Tuesday, March 21, 2006

Quo Vadis Timoteus

“Quo Vadis, Timoteus?”

These days I search the papers for possible job opportunities.  It’s not that I hate my job or anything of that kind.  Neither am I tiring of the kids I teach.  It’s just that I’ve reached a plateau in my life where I find it hard to motivate myself.  I feel that I have done all I have ever wished to do in teaching.  I have taught all the subjects and levels of same that I have ever wished.  Every day seems to be more of the same, and I appear to be just going through the motions.  It has taken me some eight weeks in therapy to realise this.  I suppose having always really wanted to be a teacher – in fact since I was seven years of age – and really never having questioned this vocation for any real length of time meant that I had not realised how much my deeper spirit was restless.  Listening to my dreams also has helped.  I discussed one such dream with my therapist last week.  

The dream went thus: I was a passenger in a car driven by a former teacher and professor who was retired when I knew him at school.  He was our school librarian and I was a prefect in that library.  He was a classical scholar and had edited and written many books.  He had always inspired me as he was the very first person I knew who had a doctorate.  His name was James J. Carey, and in my dream he was my taxi driver.  We were heading towards Fairview (from Ballybough where I grew up) where my present school is located.  Suddenly James J. swung the steering wheel to the left and forced the car across the traffic and up onto the footpath and from there onto Clonliffe Road where I had gone to college many years previously.  What does that dream say to me?

Quite obviously it shows that my direction in life, especially my academic life, is changing.  I want to follow the path of James J.  I have long wanted to return to academia, and this dream has certainly reinforced it.  Over the next many sessions I need to explore where I want to go with both my professional and personal life.  I suppose at 48 I have reached the classic midlife crisis.  They say the word “crisis” comes from a root word meaning “opportunity” as well as “suffering”.  There is a lot of truth in that contention. I need to gather whatever remnants of courage I possess, take risks and strike out on a new path.  At least now I realise that I do need to find a new path. “Quo vadis, Timoteus?”  Over the next posts hopefully I’ll explore this question. The picture I have inserted centre top is one of wheel tracks I took on Donabate beach some weeks back.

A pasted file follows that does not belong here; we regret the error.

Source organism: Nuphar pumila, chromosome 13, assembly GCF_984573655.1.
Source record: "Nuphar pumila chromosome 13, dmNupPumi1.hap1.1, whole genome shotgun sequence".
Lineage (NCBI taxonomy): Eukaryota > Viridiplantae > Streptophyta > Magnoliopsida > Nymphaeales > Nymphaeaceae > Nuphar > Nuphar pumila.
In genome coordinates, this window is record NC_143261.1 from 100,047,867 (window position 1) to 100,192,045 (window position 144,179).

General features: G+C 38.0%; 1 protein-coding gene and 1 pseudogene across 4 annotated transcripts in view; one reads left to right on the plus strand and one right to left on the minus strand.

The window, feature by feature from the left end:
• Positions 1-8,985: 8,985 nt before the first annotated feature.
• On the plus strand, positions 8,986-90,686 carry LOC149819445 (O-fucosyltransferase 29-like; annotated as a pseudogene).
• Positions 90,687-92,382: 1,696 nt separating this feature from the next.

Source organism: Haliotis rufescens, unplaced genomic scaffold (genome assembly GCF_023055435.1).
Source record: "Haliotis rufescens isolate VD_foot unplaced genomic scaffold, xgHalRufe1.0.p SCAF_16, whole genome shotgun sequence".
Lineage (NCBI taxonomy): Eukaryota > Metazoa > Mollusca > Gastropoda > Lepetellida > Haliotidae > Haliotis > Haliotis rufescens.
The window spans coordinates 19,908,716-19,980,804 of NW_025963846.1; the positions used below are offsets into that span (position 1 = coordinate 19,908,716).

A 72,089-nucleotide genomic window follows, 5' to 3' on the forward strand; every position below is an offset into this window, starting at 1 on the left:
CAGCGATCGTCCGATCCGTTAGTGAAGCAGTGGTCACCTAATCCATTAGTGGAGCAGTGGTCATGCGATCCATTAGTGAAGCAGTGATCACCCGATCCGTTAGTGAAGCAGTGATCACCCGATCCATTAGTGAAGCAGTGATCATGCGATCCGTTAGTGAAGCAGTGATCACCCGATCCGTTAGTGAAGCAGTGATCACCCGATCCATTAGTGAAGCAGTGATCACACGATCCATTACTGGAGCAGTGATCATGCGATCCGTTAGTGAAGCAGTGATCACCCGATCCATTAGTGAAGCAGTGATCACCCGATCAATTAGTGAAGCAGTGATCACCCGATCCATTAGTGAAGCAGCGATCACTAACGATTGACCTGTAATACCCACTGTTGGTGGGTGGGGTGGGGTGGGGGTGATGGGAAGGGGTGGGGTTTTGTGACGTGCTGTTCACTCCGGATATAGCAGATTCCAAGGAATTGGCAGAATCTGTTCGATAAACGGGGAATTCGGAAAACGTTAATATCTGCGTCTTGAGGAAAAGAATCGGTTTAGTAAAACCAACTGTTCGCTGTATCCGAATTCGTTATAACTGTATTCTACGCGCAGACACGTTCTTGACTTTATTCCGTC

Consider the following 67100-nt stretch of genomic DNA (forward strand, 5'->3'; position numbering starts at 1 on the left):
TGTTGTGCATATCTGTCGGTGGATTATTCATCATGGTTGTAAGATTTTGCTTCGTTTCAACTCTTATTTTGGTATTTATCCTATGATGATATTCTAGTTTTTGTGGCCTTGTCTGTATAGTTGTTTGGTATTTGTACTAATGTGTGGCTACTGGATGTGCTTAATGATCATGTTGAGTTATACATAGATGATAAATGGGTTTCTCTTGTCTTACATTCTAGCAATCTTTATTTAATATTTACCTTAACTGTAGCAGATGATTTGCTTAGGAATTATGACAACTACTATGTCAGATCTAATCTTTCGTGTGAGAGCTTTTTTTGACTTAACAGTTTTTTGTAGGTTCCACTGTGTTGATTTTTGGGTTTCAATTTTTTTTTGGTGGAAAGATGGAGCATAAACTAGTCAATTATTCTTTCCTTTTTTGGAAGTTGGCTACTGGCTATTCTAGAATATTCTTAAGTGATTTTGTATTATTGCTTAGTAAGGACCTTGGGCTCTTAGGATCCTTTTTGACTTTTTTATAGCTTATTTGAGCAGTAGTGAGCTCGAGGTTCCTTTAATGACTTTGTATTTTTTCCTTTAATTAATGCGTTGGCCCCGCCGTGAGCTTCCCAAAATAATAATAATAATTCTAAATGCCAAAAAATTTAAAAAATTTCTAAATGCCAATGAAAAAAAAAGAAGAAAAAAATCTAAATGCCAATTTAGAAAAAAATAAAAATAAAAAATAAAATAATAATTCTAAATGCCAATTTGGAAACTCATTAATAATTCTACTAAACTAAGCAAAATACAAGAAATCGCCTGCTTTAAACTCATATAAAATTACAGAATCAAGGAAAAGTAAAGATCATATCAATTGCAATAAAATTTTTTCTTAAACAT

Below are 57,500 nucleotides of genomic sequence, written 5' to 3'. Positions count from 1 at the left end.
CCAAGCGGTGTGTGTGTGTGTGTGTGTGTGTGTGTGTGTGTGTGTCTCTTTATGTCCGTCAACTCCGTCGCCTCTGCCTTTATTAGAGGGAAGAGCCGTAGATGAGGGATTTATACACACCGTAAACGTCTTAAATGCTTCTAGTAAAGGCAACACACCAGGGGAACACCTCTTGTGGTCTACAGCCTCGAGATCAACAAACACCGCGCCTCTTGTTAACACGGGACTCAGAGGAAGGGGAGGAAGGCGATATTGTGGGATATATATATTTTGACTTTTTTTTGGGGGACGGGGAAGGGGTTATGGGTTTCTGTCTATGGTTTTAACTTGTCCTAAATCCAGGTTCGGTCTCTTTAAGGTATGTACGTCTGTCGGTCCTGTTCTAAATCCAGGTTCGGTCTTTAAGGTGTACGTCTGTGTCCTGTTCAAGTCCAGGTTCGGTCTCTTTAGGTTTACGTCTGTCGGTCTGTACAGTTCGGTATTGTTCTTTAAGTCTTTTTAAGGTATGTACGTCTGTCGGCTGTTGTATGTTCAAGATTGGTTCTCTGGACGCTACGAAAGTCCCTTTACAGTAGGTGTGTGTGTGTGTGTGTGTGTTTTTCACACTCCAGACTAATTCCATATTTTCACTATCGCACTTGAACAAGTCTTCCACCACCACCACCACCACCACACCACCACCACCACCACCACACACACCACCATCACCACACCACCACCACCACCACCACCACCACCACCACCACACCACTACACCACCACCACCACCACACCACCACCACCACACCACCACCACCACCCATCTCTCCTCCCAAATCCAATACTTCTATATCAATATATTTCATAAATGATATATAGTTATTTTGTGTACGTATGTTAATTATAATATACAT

Outside the Box

Outside the Box

There are many phrases which are fast becoming common currency or clichés of late.  One such phrase is “to think outside the box.”  Each and every one of us likes to think that we are objective and impartial.  However, despite our best efforts we find ourselves, alas, to be all too human, that is all too partial and prejudiced.  To be impartial and objective is a very good ideal, but like all ideals, it is more of an aspiration than a reality.  However, it’s a worthwhile aim – at least we know we are going in the right direction.

I suppose in the end of the day “self-knowledge”, or whatever wisdom we have garnered through suffering, is the most worthwhile knowledge we can learn.  Consequently our project in life is to make ourselves if I may be permitted an existential flourish here.  Or if we to look to Carl Ransom Rogers, we might subscribe to what he terms “self-realization” or “self-actualization”.   We might even engage in more formal counselling or psychotherapy, and in so doing actively and positively attempt to get to know oneself.  For the last eight weeks I have been engaged in counselling, attending weekly to the inner “self” or “being” or “soul”.  Such care of soul is essentially healing.  In Gaelic spirituality there is the wonderful concept of “anamchairdeas” (soul-friendship) or “anamchara” (soul-friend).  In counselling one is literally becoming an “anamchara” or friend to one’s very own self, one’s very own “anam”.  I love this term “anam”.  Indeed, it is of course, cognate to its Latin partner “anima” or soul.

One might at first gaze think that counselling is nothing short of “navel-gazing”, a preoccupation with the self – a veritable a narcissism, or worse still philosophically, a veritable solipsism.  Nothing could be farther from the truth.  Firstly counselling works at breaking down the ego in its many manifestations, thereby unmasking inauthenticity in its legion aspects.  The real self or soul will eventually shine forth like the sun breaking through the clouds which cloak it in such different apparel from day to day.  

In this way, bit by bit, as authenticity becomes the “sun” or centre that illumines one’s life, objectivity about reality becomes more “real”.  One is less dealing with one’s own issues, or reacting emotionally to events, as one deals with the daily issues one encounters. To some extent from the warp and woof of the fabric one can begin to unravel the ties of one's own issues and then begin to look more objectively at the overall pattern in the tapestry.  Please excuse the surfeit of metaphors here.  Sometime words trip up one another as I hastily attempt to give them form and shape.
And so it becomes easier as it were “to think outside the box.”  It becomes easier “to look at something from a different angle” or “to move back from a problem to gain perspective” to use other metaphors.  I will return to this theme again as I think that sound philosophical principles can not alone lead to clear thinking, but also to a calmer and less stressful and frenetic existence.